Cow Eggs & Chicken Milk

By Michael Westgate, NMT

Ever since high school, I’ve struggled with tinnitus (constant ringing in my ears), fatigue, brain fog, insomnia, anxiety attacks, and chronically achy joints, especially in my low back and jaw. When I was 20, on the advice of my mother and stepfather, I started working with a San Francisco nutritionist who was recommended by a trusted friend.

I had just returned from traveling in Western Europe and was preparing to start my undergraduate studies at the California College of Arts and Crafts in Oakland. I was so weighed down by these physical challenges I was worried I would not be able to handle the demands of work and study.

Why did I feel so bad?

This is how I began a fascinating process of healing. I learned that I am allergic to gluten, dairy and many other foods such as peanuts, soy, etc. I learned that I had what was then called a “cerebral allergy,” meaning that these foods didn’t just negatively affect my body but also my brain.

The nutritionist instructed me to do a fast, followed by an elimination diet, where I would remove all the known allergic foods and then add them back gradually to gauge my reaction to them. Although I was working part-time and going to school full-time, I was so desperate to feel better and so scared I could not make the most of my college experience, I decided to do whatever it took and followed the program faithfully.

What I didn’t expect were the challenges I encountered when I ate at restaurants. I’d explain to the server that I had severe allergies to certain foods and would need help in navigating the menu. Since my two worst allergies were to gluten and dairy, I asked about them first.

How can an egg be dairy?

Early on I started to notice an odd pattern. Often, when I asked about dairy, the server said, “Yes, there’s egg in this dish,” and I would say, “Ok, but an egg isn’t dairy.” And they would respond by either looking confused or by arguing with me about its designation. Since I personally had never seen a cow lay an egg, and I understood from high school biology that chickens are related to reptiles and cows are mammals, this seemed odd to me. For some reason, though, the absurdity of considering “eggs are dairy” was not apparent to most people and I wanted to understand why.

My parents lived what is called a “hippie lifestyle,” so from ages three to seven, this included living in the boondocks of southern Oregon on a forty-acre farm/commune. I therefore wasn’t exposed to the same influences as most American kids. One of the most distinctive lifestyle differences was our food. We grew as much of our own food as possible, and we all helped with a large garden and fruit trees as well as chickens, goats, and one cow.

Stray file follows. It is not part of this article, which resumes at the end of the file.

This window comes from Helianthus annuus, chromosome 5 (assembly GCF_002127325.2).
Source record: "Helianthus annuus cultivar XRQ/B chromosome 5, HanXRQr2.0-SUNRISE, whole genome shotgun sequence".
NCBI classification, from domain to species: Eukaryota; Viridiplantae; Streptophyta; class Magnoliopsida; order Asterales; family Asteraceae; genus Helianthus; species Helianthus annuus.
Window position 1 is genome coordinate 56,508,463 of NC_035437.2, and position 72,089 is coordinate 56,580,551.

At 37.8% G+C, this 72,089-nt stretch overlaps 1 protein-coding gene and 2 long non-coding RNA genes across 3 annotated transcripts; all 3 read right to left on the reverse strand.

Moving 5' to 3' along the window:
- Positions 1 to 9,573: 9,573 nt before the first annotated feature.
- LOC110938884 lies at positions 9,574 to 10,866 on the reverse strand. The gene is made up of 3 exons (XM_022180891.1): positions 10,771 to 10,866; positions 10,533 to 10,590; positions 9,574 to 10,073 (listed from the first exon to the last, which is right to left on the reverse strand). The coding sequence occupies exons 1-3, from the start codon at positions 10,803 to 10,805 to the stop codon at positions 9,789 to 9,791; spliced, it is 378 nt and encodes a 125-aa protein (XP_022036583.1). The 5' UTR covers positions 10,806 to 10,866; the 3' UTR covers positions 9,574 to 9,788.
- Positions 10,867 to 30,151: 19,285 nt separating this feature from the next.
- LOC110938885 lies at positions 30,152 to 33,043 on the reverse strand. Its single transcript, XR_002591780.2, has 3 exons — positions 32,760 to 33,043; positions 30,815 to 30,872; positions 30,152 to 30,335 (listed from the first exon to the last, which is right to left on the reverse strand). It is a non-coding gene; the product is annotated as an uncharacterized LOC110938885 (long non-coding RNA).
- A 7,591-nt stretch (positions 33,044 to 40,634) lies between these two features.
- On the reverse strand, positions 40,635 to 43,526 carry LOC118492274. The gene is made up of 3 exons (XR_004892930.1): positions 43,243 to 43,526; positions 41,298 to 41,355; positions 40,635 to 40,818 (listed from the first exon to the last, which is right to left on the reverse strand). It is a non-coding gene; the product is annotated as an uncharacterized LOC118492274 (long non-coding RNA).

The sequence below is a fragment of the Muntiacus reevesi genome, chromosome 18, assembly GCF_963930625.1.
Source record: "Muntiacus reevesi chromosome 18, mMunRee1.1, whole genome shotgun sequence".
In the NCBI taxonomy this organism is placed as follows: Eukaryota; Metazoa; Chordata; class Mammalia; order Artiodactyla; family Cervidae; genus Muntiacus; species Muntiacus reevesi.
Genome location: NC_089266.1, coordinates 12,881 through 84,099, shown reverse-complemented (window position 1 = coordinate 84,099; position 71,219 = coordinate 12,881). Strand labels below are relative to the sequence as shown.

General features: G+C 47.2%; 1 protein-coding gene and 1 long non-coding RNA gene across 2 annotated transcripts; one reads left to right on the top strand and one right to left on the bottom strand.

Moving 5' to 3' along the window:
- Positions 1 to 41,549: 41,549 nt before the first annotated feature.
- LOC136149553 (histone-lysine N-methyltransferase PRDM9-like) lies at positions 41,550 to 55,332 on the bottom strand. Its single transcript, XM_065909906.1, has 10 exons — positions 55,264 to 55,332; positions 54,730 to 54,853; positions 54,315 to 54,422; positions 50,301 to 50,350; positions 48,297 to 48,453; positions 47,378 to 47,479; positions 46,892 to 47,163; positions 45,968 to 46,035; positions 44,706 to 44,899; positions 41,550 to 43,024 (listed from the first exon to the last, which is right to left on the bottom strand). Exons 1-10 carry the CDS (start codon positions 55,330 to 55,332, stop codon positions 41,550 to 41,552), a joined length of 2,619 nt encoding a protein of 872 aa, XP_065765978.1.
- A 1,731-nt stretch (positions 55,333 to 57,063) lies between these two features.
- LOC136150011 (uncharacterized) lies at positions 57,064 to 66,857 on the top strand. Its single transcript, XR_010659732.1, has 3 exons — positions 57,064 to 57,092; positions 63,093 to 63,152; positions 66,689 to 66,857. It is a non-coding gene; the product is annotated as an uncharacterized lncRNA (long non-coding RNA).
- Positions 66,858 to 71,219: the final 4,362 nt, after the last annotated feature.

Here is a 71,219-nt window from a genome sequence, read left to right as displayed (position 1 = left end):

I knew firsthand that food comes from the ground and from animals, not the grocery store. I ate corn off the cob while standing next to the towering corn stalks. I picked raspberries off the bush and popped them into my mouth. I gathered chicken eggs that were still warm from mother hen sitting on them all night.

My food associations were about as different as you can get from the average American kid in suburbia. So when my dad decided to move us from the commune to Ashland, Oregon, a small town near the southern border, I was finally introduced to the culture of mainstream America.


I started first grade in Ashland and was exposed to many new and somewhat alien things: my grade school building had hardly any windows and my classmates brought lunches to school that were made of weird stuff like Wonder Bread and baloney. Most of them had televisions in their homes; I did not. None of their homes had a garden, just lawns. Some of them had a swimming pool (highly chlorinated).

One day in school we were introduced to a chart that showed the “The Five Food Groups.” (Please refer to the image below. I couldn’t locate the original food chart that was presented to me in grade school but this chart, created in 1998,  is very similar.) It showed us how much and what kinds of foods we should eat, and, as you can see, it designates eggs as…well, dairy.


Why did the USDA categorize eggs as dairy? Because they are found in the dairy products section at most grocery stores?

Whatever the reason, for thirty years the burning question in my mind has been, “Why didn’t people see this error? Eggs don’t come from a cow and therefore aren’t dairy.”

Why we believe what we believe